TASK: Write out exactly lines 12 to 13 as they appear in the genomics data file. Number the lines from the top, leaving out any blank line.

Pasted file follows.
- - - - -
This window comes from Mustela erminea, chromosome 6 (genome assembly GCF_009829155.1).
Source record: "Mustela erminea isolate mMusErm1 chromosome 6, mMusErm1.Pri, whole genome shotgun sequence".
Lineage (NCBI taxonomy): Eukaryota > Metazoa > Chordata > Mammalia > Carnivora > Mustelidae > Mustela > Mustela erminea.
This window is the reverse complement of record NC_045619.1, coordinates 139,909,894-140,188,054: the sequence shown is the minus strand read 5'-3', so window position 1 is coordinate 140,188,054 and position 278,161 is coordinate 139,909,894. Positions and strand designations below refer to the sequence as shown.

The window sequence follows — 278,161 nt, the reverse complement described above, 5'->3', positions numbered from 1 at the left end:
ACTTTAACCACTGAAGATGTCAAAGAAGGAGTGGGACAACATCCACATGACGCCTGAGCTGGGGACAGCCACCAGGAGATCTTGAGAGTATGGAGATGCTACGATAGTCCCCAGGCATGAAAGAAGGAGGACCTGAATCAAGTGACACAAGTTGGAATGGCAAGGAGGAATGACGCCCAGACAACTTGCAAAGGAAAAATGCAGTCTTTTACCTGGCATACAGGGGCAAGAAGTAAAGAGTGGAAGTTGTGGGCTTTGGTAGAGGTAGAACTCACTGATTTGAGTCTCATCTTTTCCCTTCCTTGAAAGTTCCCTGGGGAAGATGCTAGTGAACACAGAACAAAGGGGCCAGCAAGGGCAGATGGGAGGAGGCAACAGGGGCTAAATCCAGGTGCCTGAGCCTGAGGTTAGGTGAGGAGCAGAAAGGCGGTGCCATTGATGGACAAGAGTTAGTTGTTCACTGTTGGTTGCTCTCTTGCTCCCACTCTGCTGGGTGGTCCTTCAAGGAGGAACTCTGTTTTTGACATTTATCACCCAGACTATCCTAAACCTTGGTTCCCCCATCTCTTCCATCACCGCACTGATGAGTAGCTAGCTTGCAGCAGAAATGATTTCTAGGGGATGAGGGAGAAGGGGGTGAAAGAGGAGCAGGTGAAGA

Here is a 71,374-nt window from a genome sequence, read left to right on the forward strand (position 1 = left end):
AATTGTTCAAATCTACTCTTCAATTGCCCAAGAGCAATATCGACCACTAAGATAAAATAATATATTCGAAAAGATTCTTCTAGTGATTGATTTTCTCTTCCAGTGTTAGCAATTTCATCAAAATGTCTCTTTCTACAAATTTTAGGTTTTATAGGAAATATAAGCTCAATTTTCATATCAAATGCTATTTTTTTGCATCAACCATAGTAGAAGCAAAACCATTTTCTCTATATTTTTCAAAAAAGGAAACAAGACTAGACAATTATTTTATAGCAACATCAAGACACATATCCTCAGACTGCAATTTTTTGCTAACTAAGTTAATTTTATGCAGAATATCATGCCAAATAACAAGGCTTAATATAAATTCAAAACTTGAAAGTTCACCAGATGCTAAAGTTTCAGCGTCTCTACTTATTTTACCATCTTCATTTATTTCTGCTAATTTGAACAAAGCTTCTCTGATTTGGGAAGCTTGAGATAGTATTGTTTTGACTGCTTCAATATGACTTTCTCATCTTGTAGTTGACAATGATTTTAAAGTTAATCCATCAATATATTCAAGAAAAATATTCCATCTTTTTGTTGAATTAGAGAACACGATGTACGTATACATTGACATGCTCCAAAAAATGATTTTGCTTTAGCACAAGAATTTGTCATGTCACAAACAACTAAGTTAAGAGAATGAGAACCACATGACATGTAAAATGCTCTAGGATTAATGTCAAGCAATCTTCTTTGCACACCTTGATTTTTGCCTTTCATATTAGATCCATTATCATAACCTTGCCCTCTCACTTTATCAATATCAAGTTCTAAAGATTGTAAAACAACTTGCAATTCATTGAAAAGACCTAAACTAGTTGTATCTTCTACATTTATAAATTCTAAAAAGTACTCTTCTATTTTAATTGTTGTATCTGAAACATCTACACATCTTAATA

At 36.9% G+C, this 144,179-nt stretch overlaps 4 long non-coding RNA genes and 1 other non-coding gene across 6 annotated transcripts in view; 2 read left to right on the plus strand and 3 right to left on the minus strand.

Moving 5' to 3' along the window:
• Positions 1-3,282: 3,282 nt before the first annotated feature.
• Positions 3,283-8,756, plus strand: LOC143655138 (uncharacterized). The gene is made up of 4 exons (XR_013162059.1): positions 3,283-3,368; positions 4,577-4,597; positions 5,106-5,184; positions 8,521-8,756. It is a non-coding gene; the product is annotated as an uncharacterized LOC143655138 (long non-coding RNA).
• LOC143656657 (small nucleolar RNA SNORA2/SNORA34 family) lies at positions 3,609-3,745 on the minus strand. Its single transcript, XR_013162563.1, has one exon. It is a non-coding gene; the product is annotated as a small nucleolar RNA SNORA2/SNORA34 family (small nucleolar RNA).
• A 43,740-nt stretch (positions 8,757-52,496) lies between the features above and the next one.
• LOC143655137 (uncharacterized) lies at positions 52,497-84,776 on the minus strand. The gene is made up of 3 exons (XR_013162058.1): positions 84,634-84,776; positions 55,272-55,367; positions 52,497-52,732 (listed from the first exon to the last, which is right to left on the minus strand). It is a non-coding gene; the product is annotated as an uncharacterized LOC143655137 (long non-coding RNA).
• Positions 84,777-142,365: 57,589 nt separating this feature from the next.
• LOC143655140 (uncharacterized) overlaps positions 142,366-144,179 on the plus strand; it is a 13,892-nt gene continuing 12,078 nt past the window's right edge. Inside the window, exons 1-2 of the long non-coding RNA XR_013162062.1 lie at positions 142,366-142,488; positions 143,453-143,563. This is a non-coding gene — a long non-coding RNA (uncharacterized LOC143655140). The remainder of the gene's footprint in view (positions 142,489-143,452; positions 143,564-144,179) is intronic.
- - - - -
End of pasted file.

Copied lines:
• Positions 3,283-8,756, plus strand: LOC143655138 (uncharacterized). The gene is made up of 4 exons (XR_013162059.1): positions 3,283-3,368; positions 4,577-4,597; positions 5,106-5,184; positions 8,521-8,756. It is a non-coding gene; the product is annotated as an uncharacterized LOC143655138 (long non-coding RNA).
• LOC143656657 (small nucleolar RNA SNORA2/SNORA34 family) lies at positions 3,609-3,745 on the minus strand. Its single transcript, XR_013162563.1, has one exon. It is a non-coding gene; the product is annotated as a small nucleolar RNA SNORA2/SNORA34 family (small nucleolar RNA).